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April 13, 2013

New Castle Finances: Stocks help city’s pension fund to rebound

NEW CASTLE — The city of New Castle’s pension fund had a good year in 2012.

Due largely to a strong showing in the stock market, the fund increased in value by $2.6 million, or 11.28 percent, over the course of the year.

The increase boosted the fund’s value to $25,905,576, a level not seen since 2008 when the stock market took a nosedive during the recession. The value dropped all the way to $19,462,724 in March 2009 before rebounding to its current figure.

The fund — which covers pension plans for police, fire and nonuniform employees — has approximately 120 active members, full-time employees who contribute to their respective plans. The number of beneficiaries as of March 31 was 178.

Despite the improvement in the pension fund’s value, it is far from being sound, according to the city’s actuary, Mockenhaupt Benefits Group.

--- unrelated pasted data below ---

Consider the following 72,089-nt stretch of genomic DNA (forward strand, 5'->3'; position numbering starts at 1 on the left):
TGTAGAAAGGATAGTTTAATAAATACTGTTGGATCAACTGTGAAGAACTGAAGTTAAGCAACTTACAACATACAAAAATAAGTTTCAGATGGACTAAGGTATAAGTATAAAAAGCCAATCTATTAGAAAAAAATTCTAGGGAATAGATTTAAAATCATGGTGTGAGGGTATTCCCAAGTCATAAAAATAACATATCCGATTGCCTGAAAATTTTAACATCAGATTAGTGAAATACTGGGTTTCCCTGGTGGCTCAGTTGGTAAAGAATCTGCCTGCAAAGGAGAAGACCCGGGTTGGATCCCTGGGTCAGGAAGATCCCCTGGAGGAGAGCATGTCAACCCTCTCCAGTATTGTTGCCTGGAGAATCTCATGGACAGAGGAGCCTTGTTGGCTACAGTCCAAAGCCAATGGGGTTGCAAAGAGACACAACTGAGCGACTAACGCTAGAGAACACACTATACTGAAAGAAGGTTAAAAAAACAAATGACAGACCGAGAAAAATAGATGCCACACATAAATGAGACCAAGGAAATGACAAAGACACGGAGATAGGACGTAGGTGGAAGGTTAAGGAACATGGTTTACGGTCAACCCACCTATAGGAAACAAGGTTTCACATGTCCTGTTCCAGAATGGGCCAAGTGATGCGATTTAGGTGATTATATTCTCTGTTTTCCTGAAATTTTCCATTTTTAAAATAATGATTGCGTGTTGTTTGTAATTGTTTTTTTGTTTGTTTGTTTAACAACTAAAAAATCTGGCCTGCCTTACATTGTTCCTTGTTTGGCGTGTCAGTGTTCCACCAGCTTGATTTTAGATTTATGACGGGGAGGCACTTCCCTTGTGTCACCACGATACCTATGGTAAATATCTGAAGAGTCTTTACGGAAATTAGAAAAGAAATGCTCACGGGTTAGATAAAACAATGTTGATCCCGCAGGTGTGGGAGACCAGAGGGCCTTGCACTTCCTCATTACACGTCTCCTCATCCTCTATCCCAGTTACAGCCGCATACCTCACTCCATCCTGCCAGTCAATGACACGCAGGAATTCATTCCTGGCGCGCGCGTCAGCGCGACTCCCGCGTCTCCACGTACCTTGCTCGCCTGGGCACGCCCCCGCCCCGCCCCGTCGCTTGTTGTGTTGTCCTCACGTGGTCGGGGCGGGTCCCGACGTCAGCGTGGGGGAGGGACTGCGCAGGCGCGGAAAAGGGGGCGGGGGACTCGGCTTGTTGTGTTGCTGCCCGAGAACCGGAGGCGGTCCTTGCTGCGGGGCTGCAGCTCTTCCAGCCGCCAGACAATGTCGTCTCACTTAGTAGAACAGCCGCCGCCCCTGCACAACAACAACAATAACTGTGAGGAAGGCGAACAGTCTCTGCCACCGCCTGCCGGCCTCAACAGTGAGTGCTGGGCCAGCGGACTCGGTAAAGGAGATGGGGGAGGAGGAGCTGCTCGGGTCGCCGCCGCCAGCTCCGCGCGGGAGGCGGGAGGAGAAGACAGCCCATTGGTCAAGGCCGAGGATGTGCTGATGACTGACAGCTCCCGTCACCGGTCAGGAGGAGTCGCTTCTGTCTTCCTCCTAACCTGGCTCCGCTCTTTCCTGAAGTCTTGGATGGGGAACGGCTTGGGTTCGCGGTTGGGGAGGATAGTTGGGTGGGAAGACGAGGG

As of Jan. 1, 2011, the most recent actuarial report, the fund had an unfunded liability of $15,889,316. The figure is the difference between the accrued liability of $43,478,595 — the cost of benefits for current and former employees — and the fund’s assets of $27,589,279.

Broken down by departments, the unfunded liability for police was $7,405,978, for fire $5,397,185 and for non-uniform, representing all other employees, $3,086,153.

Although the unfunded liability is huge, the city is able to pay current beneficiaries. However, it’s the long-term picture that the actuary addresses.

Actuarial reports are performed every two years with the next one covering a two-year period ending Dec. 31, 2012. The next report is expected to be released in the summer, said Colleen Deer, vice president of Mockenhaupt.

Even though the investments are doing well, it’s the unfunded liability that is creating the most significant impact on the city’s finances and is a major reason the state declared New Castle financially distressed under Act 47 in 2007.

Last year, the city’s minimum municipal obligation to the pension fund was approximately $1.6 million. This year’s is $1.9 million, about 10 percent of the city’s budget. And based on Mockenhaupt’s projections, the city’s MMO as it is called, will increase to $3.2 million in 2015 and $3.3 million in 2017.

New Castle’s Act 47 coordinator said in the city’s financial recovery plan that meeting this obligation “is the biggest financial challenge the city will face” through 2015.

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